Bill Morrison: The Film Archaeologist
Things fall apart, but they are also reassembled and given new life, in an enlightened form. Meet the New York based artist and filmmaker Bill Morrison in this interview about his haunting experimental collage films ‘Decasia’ and ‘Light is Calling’. Read more …
Bill Morrison works with archival footage in various stages of degradation, cutting the footage to original music made by different composers. The music isn’t background music, but works “in tandem with the images”, Morrison explains.
Morrison works with layers of reality – archaeological layers of time – looking for moments of exquisite decay happening to the film on a chemical level. In ‘Light is Calling’ (2004): “you’re seeing this narrative that was shot in 1926, you’re seeing all the different things that have happened to the film since then, and how they relate to each other.” Based on a scene from a deteriorating print of James Young’s film ‘The Bells’ (1926) which was optically printed and re-edited to a composition by composer Michael Gordon, ‘Light is Calling’ is a meditation on the nature of random collisions.
“There are two different ways of looking at decay, you can look at decay as just part of a cycle, instrumental in reforming your life, and you can also think of decay as the end, and something to be feared and avoided at all costs. Both attitudes are embraced in the film,” Morrison explains. In his research Morrison is looking for “shadows of moments” to be frozen in time. You are looking at things which have survived in a enlightened form, he says.
‘Decaysia’ (2002) is a collection of old shots on nitrate based film in various forms of distress cut to music composed by Michael Gordon. The found footage shows people in various stages of ecstasy, transcending their bodies. The bodies are rotting, but the spirit transcends, and lives on, Morrison explains. When people were filmed they had no idea about the context of the film. The footage has taken on it’s own life. Morrison adds that it’s also a conversation with digital media – because nobody knows how long digital footage would have survived. The old analogue film footage has persevered into a new form, and the spirit is still intact.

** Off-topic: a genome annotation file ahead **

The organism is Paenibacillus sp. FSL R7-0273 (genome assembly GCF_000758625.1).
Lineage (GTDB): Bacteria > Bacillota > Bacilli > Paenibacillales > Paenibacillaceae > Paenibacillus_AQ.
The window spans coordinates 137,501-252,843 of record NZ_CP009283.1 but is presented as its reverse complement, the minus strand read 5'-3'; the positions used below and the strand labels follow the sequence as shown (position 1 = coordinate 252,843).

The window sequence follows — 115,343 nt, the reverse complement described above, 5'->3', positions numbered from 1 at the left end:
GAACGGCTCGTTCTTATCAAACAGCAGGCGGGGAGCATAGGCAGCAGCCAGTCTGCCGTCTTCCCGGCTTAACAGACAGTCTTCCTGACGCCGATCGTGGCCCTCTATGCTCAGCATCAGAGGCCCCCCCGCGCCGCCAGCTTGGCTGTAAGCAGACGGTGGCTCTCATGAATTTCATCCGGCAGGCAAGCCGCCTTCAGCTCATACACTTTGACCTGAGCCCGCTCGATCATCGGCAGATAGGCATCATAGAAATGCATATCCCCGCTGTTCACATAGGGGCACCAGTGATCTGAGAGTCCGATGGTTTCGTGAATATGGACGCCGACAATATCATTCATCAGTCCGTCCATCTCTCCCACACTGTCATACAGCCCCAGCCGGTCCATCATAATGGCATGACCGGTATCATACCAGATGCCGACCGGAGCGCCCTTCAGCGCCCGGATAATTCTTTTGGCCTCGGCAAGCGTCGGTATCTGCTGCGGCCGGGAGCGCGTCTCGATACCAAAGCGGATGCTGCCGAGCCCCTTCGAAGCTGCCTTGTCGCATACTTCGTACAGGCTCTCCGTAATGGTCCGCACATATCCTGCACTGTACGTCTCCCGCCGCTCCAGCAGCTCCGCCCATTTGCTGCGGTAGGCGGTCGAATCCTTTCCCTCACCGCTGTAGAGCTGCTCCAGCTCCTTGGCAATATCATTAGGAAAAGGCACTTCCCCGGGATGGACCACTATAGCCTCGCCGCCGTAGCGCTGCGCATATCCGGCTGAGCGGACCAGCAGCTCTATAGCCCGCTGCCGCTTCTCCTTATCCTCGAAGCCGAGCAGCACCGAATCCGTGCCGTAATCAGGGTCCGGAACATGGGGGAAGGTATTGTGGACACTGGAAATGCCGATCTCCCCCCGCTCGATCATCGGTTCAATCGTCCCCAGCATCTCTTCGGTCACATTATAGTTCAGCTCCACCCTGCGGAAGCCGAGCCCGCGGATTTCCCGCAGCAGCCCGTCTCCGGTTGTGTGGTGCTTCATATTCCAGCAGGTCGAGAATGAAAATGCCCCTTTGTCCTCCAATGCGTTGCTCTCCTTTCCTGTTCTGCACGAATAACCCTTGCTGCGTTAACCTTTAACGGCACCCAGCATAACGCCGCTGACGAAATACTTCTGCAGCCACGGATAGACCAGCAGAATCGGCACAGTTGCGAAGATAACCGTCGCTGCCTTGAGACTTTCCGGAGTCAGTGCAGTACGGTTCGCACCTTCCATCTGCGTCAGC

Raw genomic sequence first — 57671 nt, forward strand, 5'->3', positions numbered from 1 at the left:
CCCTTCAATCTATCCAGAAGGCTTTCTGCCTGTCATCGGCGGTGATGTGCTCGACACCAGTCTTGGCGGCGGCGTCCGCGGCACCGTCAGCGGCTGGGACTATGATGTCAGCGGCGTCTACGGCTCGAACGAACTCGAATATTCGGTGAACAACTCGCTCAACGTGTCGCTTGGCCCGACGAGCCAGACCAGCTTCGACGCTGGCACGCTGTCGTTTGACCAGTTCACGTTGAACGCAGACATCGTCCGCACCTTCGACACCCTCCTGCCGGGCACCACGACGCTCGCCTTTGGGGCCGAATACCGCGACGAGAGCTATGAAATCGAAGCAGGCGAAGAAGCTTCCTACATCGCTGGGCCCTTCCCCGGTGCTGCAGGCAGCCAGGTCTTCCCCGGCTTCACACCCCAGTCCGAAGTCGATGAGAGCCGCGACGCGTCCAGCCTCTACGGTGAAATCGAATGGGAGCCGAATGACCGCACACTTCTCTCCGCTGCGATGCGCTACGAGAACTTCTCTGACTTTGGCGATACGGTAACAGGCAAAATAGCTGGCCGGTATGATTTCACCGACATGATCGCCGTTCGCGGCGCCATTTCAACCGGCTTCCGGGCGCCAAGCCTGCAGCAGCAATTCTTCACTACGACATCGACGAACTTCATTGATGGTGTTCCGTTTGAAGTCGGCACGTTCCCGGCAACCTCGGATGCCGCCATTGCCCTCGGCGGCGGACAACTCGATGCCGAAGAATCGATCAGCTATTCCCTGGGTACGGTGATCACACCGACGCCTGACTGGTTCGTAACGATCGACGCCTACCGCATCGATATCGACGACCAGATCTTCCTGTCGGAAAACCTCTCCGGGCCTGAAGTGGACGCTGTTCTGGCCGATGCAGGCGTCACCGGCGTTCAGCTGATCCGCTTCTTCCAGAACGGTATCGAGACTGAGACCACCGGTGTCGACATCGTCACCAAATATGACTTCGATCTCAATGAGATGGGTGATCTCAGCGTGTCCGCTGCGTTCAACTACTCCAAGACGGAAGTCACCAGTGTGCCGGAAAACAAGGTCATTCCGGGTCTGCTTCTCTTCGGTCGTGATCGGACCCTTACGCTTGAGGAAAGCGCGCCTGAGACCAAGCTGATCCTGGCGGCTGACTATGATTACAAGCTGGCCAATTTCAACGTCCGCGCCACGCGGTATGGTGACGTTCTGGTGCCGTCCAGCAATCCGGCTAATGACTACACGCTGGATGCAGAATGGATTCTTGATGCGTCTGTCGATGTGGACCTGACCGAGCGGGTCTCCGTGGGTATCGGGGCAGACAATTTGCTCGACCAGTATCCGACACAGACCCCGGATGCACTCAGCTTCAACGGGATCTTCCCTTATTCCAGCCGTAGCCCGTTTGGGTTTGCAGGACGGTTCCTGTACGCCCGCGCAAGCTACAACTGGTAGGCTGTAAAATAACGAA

The award winning American artist Bill Morrison (b. 1965) is best known for his experimental collage film Decasia. Morrison’s films have been screened at festivals, museums and concert halls worldwide, including the Sundance Film Festival and The Tate Modern, London. Eight of his titles have been acquired by the Museum of Modern Art. His work with Ridge Theater has been recognized with two Bessie awards and an Obie Award. Decasia, his feature-length collaboration with composer Michael Gordon, was noted by J. Hoberman of the Village Voice as “the most widely acclaimed American avant-garde film of the fin-de-siècle.” The director Errol Morris commented while viewing ‘Decasia’ that “This may be the greatest movie ever made.”
Bill Morrison was interviewed by Christian Lund.
Camera: Steen Møller Rasmussen
Edited by: Kamilla Bruus
Produced by: Christian Lund
Copyright: Louisiana Channel, Louisiana Museum of Modern Art
Supported by Nordea-fonden